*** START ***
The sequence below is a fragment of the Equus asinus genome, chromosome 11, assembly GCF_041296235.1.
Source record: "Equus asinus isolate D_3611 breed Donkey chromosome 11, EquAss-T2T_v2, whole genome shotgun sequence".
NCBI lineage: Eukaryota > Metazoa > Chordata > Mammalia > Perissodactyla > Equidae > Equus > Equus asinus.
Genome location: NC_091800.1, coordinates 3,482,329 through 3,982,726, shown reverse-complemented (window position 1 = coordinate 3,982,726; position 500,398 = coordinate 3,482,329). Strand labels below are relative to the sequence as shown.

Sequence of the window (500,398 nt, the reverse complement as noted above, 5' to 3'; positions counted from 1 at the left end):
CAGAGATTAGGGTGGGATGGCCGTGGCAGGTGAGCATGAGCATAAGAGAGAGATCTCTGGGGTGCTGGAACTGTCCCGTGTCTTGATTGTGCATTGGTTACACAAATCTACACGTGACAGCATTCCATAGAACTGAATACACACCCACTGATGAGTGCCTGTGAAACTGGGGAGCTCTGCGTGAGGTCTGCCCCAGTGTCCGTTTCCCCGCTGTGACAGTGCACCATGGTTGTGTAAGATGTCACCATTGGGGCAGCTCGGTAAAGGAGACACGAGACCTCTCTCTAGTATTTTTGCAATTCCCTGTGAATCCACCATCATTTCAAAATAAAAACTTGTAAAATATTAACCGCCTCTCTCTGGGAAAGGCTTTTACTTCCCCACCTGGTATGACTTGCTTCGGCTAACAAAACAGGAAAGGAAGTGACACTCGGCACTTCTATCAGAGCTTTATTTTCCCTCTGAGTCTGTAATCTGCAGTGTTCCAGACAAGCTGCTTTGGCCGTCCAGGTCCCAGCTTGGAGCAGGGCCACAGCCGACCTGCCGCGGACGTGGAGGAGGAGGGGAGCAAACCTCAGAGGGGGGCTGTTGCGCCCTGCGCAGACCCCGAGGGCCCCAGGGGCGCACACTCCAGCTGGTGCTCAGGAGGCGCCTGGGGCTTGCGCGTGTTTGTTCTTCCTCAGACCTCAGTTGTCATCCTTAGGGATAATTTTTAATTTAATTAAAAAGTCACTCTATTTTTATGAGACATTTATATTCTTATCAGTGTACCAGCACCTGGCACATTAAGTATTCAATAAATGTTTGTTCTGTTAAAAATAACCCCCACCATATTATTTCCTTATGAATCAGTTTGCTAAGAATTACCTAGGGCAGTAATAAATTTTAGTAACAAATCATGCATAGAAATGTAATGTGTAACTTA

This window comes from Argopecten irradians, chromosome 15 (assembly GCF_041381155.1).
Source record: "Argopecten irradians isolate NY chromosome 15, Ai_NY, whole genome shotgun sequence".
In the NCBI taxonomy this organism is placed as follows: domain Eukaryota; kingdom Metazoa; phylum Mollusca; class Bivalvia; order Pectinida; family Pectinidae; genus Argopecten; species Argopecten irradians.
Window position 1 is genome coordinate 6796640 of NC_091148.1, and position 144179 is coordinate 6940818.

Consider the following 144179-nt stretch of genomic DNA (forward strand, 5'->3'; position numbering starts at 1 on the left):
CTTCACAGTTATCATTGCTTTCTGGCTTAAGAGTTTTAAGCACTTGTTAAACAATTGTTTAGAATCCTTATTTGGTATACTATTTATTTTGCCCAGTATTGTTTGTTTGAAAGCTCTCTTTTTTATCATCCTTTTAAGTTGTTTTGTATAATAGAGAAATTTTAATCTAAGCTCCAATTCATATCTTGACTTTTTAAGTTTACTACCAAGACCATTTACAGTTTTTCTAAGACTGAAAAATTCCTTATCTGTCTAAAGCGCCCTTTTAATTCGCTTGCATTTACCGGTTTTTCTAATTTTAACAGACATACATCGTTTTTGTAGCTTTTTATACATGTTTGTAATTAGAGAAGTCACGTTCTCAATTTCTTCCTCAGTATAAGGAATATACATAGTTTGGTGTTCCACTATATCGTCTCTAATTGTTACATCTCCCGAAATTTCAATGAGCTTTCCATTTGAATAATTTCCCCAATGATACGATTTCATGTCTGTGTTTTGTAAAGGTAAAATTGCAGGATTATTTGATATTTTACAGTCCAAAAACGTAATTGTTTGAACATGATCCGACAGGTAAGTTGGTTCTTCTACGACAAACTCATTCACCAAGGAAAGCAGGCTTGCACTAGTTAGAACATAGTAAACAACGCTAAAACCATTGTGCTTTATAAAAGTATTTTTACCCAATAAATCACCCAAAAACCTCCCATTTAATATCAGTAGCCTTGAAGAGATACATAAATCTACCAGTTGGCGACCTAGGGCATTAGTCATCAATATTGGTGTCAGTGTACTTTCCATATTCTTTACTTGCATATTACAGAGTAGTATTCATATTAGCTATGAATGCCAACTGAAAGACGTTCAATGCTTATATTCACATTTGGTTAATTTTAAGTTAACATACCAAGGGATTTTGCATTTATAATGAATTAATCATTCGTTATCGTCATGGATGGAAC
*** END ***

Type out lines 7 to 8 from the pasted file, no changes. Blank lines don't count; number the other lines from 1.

This window comes from Argopecten irradians, chromosome 15 (assembly GCF_041381155.1).
Source record: "Argopecten irradians isolate NY chromosome 15, Ai_NY, whole genome shotgun sequence".